How to get paid for caregiving for a relative


No state requires you to obtain a license to be a family caregiver or personal care assistant. However, if you expect to be paid  through Medicare or Medicaid, federal regulations (see Title 42 CFR §484.36) require you to participate in at least 75 hours of training and either pass a proficiency assessment (test) or earn certification so you can get your medicaide payor number.

To earn certification through your state’s Department of Health Services, you might need to provide proof of training or competency through formal education and testing. You could find that your state offers or allows training and skills evaluations online.

(Keep reading to find out how to get the education hours you need and proof of certification.)

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Federal legislation (42 CFR 484.36) requires that Medicare-certified home health agencies employ home health aides who are trained and evaluated through training programs approved by their state. Federal regulations require Personal Care Aides (or Personal Care Attendants, means the same thing) also have education through the state or organizations.  These training programs must consist of at least 75 hours of training.

Licensed Home Health Aides and Certified Nursing Aides (but not Personal Care Aides) must also receive at least 16 hours of supervised practical or clinical training and 12 hours of continuing education per 12 month period.

Federal regulations also list the subject areas and skills to be taught, outline the qualifications for approved trainers and define the competency evaluation process.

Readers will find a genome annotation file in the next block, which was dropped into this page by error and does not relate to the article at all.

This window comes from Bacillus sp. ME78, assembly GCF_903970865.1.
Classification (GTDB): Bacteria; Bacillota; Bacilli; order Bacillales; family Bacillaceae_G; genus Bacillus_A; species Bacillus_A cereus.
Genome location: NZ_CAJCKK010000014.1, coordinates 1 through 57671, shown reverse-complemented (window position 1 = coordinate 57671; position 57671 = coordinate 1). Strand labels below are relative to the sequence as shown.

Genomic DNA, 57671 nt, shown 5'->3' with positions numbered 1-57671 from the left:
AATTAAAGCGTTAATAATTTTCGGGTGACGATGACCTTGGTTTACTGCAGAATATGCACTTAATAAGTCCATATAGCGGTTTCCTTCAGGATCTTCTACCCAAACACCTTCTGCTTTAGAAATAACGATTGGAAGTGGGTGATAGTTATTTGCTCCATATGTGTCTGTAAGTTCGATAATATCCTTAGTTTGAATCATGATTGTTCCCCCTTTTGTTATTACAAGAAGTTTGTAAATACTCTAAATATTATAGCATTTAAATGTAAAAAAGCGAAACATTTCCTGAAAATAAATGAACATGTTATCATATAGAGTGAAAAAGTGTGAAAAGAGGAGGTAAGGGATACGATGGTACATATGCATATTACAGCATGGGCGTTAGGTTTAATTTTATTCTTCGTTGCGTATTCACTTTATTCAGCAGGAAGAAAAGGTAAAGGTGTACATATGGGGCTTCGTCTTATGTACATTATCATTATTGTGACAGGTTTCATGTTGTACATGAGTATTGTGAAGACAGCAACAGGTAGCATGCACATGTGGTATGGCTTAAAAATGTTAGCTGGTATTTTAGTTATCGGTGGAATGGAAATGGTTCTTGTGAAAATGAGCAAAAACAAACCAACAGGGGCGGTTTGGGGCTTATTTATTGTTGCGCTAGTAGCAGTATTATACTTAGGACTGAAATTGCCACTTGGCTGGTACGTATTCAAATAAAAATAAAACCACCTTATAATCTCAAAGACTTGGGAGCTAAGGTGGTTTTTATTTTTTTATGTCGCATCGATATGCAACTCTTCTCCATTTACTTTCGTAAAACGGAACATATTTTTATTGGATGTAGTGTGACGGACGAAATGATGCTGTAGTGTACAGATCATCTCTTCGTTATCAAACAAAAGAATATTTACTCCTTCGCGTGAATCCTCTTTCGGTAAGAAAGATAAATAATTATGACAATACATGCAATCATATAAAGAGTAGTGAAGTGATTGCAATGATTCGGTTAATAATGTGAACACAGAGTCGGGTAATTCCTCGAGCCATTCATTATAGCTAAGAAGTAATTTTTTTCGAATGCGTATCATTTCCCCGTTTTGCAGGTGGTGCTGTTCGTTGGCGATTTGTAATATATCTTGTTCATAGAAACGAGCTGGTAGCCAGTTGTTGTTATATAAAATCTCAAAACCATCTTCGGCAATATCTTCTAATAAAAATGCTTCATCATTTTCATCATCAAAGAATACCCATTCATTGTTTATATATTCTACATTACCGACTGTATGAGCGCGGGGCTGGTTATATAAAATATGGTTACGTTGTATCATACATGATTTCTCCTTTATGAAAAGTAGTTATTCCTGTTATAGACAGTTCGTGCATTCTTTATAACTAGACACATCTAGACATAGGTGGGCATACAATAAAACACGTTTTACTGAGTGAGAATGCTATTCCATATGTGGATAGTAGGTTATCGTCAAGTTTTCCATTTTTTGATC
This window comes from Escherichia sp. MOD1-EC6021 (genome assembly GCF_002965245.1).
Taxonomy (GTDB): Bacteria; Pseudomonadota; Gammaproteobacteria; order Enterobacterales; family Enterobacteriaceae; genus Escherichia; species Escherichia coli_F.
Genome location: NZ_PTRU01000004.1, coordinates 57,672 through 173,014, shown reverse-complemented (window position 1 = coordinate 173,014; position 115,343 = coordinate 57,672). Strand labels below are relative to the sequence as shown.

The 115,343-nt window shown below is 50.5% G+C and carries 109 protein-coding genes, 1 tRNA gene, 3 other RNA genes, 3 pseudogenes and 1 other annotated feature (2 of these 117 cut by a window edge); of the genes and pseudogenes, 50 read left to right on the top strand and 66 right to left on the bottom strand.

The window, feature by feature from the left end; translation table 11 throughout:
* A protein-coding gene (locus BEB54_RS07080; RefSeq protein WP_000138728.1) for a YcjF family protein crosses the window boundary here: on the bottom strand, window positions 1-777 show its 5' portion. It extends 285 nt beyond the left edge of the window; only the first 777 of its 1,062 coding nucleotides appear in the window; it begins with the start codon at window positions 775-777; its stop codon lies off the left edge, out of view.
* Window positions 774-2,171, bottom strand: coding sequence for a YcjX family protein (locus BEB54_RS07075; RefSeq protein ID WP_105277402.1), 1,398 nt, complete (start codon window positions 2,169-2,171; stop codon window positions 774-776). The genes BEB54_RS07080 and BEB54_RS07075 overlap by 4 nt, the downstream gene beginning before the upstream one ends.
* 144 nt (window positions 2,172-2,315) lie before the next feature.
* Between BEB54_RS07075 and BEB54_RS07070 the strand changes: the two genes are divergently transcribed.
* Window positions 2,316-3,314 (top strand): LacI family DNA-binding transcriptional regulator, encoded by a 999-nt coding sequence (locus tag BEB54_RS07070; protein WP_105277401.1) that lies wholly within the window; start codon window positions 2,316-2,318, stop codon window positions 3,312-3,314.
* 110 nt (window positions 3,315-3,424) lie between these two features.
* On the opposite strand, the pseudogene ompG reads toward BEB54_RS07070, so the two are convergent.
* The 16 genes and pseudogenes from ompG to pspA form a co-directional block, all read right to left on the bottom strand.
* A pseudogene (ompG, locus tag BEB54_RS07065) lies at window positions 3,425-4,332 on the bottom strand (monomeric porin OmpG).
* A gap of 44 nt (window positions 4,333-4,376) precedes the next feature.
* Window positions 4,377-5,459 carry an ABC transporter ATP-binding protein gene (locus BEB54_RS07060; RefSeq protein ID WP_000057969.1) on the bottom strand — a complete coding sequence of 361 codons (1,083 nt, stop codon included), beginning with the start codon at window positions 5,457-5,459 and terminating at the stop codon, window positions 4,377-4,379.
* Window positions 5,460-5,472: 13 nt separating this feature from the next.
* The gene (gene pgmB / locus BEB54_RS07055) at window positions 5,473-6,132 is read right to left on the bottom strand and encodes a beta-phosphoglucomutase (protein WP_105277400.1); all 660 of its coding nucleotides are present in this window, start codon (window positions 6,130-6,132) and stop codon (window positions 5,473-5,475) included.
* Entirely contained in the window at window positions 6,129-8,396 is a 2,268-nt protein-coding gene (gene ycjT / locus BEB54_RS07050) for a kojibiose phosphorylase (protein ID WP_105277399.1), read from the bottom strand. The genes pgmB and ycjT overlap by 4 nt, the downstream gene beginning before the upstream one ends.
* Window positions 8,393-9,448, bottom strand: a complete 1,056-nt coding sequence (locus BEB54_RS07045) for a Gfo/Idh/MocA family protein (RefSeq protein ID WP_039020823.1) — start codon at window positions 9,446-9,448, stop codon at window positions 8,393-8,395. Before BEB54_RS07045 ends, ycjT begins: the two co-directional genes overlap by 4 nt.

In its recent report on the adequacy of the healthcare workforce for older Americans (Retooling for an Aging America, 2008), the Institute of Medicine (IOM) recommends that “Federal requirements for the minimum training of certified nursing assistants (CNAs) and home health aides should be raised to at least 120 hours and should include demonstration of competence in the care of older adult as a criterion for certification” (Recommendation 5-1).  This is only a recommendation and is not yet law as of this date.

If you are a Family Caregiver or a professional Personal Care Aide and need to get educated and certified so you can get paid for the good, hard work you do, then consider getting your credentials from CertifiedCare.org.  Their programs meet or exceed most state and federal laws and can be taken online at your convenience.  Also, you can print out your certificate(s) for proof of education and testing as soon as you pass the required exam(s).  The Personal Care Aide Certification Program™ offered by CertifiedCare.org give you the minimum 75 hours you for the non-clinical (ie., Registered Nurse supervised testing) portion of the federal requirements.

Personal Care Attendant requirements are less stringent than those for nurses or licensed  home health aides.  Find out here what the difference is between a Personal Care Aide (PCA) and a home health aide.

Insist caregivers get education. Education helps caregivers and helps the cared for.

Wouldn’t you rather have a caregiver who actually knows what to do?  Do not hire a caregiver who is not formally certified. http://certifiedcare.org

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About Elder Care Advice blog

Get professional elder care giving advice, advocacy, education and tips for those who care for and about the frail elderly at the ElderCareAdvice blog. We are generously sponsored by CertifiedCare.org. Most posts are written by Cathleen V. Carr, unless attributed otherwise. We welcome relevant submissions. Submit your article and by-line for publishing consideration (no promises!) to Havi at zvardit@yahoo.com, our own editor who will ensure submissions are given the best possible treatment and polish before publication, ensuring a professional level of publication. There is a nominal service fee involved ($45). Allow up to 30 days for publishing.
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